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Medical-Marijuana
Delayed licensing renewal is just one of the issues frustrating New Mexico Medical Cannabis Program patients.

Medical Cannabis Advisory Board Recommends Keeping PTSD As Medical Marijuana Qualifier

One board member, a psychiatrist, said he was glad the issue was being discussed.

November 7, 2012, 4:00 pm
By Joey Peters

 After more than three hours of debate over dropping post traumatic stress disorder from the Medical Cannabis Program, the Medical Cannabis Advisory Board unanimously recommended to keep PTSD as a qualifier.

Albuquerque psychiatrist William Ulwelling made headlines last month when his plans to petition against PSTD as a qualifying condition for medical marijuana went public. It led to plenty of press coverage—more than Ulwelling says he's ever experienced in his life—and resistance from medical marijuana advocates across the state.

Groups like the Drug Policy Alliance of New Mexico and the New Mexico Medical Cannabis Program Patients' Alliance made efforts to bring in as many PTSD medical marijauna patients as possible to the meeting today. Several politicians—state Sens. Jerry Ortiz y Pino, D-Bernalillo, Cisco McSorley, D-Bernalillo and state Rep. Antonio "Moe" Maestas, D-Bernalillo—showed up to speak in support of the current law as well.

New Mexico is one of three medical marijuana states to list PTSD as a qualifying medical marijuana condition. PTSD patients, in turn, make up roughly 40 percent of the MCP's approximate 7,000 active patients.

Ulwelling's argument against marijuana for PTSD hinge over the lack of peer-reviewed studies out there that link marijuana as proper treatment for the condition. Still, many anecdotal studies show a positive connection, and most on both sides of the argument agree that federal restrictions on marijuana are to blame for low number of studies.

Ulwelling also argues that PSTD sufferers are more vulnerable to addiction and that marijuana is linked to psychosis. Yet studies on both of those arguments are either conflicting or lacking.

At the meeting, Ulwelling's tone was often heckled by the many patients sitting behind him.

"If donuts were recommended as a treatment for PTSD, I wouldn't be here," Ulwelling told the board. "There's no evidence that donuts treat PTSD, but what's the harm?"

"Diabetes!" one person shouted as commotion in the audience rose quickly. Members of the board often had to quiet down the crowd.

Other Ulwelling musings that didn't go over too well with the patients:

"The people that have tried [medical marijuana] and felt horrible obviously aren't here today."

"In my explanation, let's start with 100 people with PTSD. Of those, let's say 60 develop a substance abuse problem ... Take the remaining 40—and I'm making these numbers up, it's a hypothetical thing—" [commotion rises] "—And that's another of my points, we don't know the numbers."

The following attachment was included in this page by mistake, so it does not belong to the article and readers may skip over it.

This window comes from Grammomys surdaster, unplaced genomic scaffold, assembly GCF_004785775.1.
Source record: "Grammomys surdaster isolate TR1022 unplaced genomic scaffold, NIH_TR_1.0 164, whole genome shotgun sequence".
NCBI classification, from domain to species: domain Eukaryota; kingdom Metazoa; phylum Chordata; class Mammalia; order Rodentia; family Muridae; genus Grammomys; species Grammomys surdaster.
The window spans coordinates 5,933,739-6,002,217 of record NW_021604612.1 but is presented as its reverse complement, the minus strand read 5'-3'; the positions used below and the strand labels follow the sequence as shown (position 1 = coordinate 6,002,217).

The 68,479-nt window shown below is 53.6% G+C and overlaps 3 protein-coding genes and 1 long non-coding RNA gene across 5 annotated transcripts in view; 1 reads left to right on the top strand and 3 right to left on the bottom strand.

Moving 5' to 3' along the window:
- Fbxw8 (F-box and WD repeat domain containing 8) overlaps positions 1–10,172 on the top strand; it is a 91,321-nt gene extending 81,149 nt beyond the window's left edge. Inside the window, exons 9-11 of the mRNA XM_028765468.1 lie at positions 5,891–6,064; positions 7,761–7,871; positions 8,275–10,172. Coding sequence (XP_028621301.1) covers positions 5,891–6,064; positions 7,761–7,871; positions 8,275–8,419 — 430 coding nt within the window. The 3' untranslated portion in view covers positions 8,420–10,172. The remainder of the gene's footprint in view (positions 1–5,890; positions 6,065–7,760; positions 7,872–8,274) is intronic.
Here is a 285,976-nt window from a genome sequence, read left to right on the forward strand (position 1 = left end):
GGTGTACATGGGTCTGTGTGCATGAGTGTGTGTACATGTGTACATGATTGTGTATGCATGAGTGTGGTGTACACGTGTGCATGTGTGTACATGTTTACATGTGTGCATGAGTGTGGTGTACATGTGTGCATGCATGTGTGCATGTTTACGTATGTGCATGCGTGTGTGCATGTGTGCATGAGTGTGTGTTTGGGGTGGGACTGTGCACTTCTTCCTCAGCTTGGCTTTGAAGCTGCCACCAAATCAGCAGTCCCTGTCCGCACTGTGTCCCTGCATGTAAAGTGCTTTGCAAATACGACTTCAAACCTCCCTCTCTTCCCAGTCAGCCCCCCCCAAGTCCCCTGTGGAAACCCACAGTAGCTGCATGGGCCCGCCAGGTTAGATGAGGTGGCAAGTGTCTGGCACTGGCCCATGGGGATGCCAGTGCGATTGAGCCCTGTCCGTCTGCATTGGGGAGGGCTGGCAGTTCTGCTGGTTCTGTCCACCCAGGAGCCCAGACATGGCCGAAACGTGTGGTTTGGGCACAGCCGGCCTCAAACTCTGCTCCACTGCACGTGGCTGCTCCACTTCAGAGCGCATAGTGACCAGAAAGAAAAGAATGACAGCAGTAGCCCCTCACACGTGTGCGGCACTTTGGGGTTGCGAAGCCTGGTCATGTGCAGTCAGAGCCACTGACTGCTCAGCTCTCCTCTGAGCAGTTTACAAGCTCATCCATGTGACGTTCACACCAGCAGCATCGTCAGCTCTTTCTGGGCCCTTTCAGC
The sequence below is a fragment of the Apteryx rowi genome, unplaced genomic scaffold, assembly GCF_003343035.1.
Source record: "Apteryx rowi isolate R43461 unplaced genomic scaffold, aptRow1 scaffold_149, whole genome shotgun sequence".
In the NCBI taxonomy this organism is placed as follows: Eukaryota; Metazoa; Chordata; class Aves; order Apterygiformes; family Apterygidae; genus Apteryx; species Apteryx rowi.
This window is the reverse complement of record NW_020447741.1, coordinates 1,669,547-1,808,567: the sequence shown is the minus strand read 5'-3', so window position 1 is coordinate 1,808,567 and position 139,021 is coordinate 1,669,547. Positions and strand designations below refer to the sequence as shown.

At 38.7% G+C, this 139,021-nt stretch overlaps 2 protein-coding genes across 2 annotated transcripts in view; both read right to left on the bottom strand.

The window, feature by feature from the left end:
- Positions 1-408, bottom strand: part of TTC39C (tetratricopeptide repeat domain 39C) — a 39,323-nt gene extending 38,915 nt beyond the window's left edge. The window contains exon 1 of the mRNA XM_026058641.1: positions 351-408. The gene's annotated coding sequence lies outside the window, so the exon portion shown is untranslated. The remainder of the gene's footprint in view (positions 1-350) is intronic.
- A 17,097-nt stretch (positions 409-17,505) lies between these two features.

"Many people argue that PTSD is the easiest end-run around the medical marijuana laws. These people would argue that many people who claim PTSD don't really have PTSD. But it's the easiest indication to do an end-run around medical marijuana laws because it's the only indication that has purely subjective components."

Ulwelling came under fire from the University of New Mexico School of Medicine for signing as an assistant professor on his petition. His contract with UNM ended in 2007.

"Are these titles currently accurate?" MCAB member Steve Jenison asked about the titles listed next to Ulwelling's letterhead on the petition.

Ulwelling responded that the titles needed updating.

"Have you published any peer-reviewed articles?" Jenison asked.

"A couple when I was a resident," Ulwelling responded. "I had a patent pending on a new antidepressant—"

The crowd interrupted again.

"—I chose not to pursue it because of concerns with patients' safety," he finished. 

In the end, the MCAB members concluded that there wasn't enough evidence to support Ulwelling's argument that medical marijuana can cause psychosis or lead to harmful addictions. 

"The [intent] of medical cannabis law was not that cannabis should be recommended for anything," Jenison said. "The intent of the law is to protect those individuals who through consultation with their clinician have decided that medical cannabis relieves their symptoms and protecting them from criminal liability." 

Jenison went on to explain the lack of proper treatment available for PTSD across the nation. Bill Johnson, an MCAB member and psychiatrist, talked about how the Department of Health, which administers the MCP, had no evidence to show that medical marijuana was harming its patients.

"I think it's good that we have this discussion," Johnson told Ulwelling. "I share your concerns about the risk of psychotic disorders with cannabis use but ... I remain unconvinced that [marijuana] is a major public health issue—the risk of psychosis with use of medical cannabis." 

Ulwelling later told SFR that he appreciated the board's fair questions.

Next, the MCAB takes its recommendation to interim Health Secretary Brad McGrath, who has final say in wether PTSD stays as a qualifying condition.

"We're hopeful," DPANM Executive Director Emily Kaltenbach tells SFR. "I believe the board made a very informed decision."

 

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